First Responders Train For Fires, Crashes With Electric Vehicles

News 9 - September 12, 2022 12:03 pm


The Oklahoma Department of Transportation estimates more than a quarter of the cars on Oklahoma roads will be electric by 2040. On Sunday, firefighters began hands-on training in Oklahoma City to learn how to respond to electric car (EV) emergencies.

During the drills at the OKC Fire Training Facility, firefighters from OKC, Canute, Midwest City and Elk City used the tools they’re trained to use, but in a different way.

“We’re going from the combustion cars to the electric vehicles,” said Bryan Albrecht, the president of the Oklahoma Wrecker Owners Association (OKWOA). “You don’t put them out the same way.”

Trainers with the Energy Security Agency showed firefighters the smart way to put out an electric car fire.

“They burn significantly hotter so they can throw a 2,000 degree flame out like a torch,” said Paul Davis, the fire training coordinator for the Oklahoma City Fire Department.

Trainers showed the first responders how to attack the fire by lifting and spraying water underneath the car where the batteries are typically located, not only to put out the fire but to cool the battery down and stop it from reigniting.

“The batteries can go into thermal runaway, heating up the next one, starting a chain reaction that can take up several hours to stop,” said Maj. Ted Lausser with the OKC Hazmat Team, who participated in the training.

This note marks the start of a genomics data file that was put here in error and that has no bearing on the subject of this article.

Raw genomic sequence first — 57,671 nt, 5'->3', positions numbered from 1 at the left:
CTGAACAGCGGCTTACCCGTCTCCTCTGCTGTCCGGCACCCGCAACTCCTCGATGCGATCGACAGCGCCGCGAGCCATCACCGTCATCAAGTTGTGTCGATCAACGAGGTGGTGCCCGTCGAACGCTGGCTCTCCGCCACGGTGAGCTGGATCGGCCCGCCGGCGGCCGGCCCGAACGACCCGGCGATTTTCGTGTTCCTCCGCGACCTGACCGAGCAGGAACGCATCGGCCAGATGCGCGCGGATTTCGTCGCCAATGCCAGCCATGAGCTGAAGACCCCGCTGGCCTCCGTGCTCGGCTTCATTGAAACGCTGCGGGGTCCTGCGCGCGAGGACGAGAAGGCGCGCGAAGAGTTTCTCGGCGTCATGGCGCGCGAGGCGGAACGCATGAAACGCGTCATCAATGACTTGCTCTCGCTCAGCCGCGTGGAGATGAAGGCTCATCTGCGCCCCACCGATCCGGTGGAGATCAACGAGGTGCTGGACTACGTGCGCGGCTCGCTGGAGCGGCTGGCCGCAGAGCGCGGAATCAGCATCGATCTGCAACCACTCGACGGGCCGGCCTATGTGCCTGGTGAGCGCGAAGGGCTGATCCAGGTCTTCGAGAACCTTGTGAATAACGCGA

Along with simulating a car fire, firefighters were put through a scenario of rescuing someone trapped inside an EV.

“Even though the car is not running, you don’t hear a motor run, the car is still alive, it’s still active,” said Albrecht.

“Where the energy goes from the battery into the motor, it turns it from a DC voltage to an AC voltage,” said Davis. “It can be as much as a commercial structure as what it releases.”

In an EV, electricity flows throughout the car, posing a risk to responders when they need to cut into the vehicle.

“If we cut the wrong spot, we hit a high voltage wire, we’re gonna electrocute everyone around,” said Albrecht.

“I feel a thousand times better,” said Maj. Lausser. “To actually do hands-on, be able to touch and pull a car apart to see not just on a piece of paper but what the vehicle is actually made up of, it’s game changing.”

The firefighters in Sunday’s training will go back to their departments to help train the rest of the company.


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